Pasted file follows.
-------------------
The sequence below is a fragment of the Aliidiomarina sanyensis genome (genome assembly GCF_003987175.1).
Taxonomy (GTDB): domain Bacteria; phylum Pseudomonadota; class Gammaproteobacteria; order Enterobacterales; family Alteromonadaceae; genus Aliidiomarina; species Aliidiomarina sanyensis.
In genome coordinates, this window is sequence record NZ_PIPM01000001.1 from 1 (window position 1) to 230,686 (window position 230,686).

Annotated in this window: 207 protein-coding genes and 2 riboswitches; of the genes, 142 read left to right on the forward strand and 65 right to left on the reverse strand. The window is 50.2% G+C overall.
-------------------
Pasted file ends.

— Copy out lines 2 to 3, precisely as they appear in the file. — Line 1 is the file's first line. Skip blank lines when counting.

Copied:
Taxonomy (GTDB): domain Bacteria; phylum Pseudomonadota; class Gammaproteobacteria; order Enterobacterales; family Alteromonadaceae; genus Aliidiomarina; species Aliidiomarina sanyensis.
In genome coordinates, this window is sequence record NZ_PIPM01000001.1 from 1 (window position 1) to 230,686 (window position 230,686).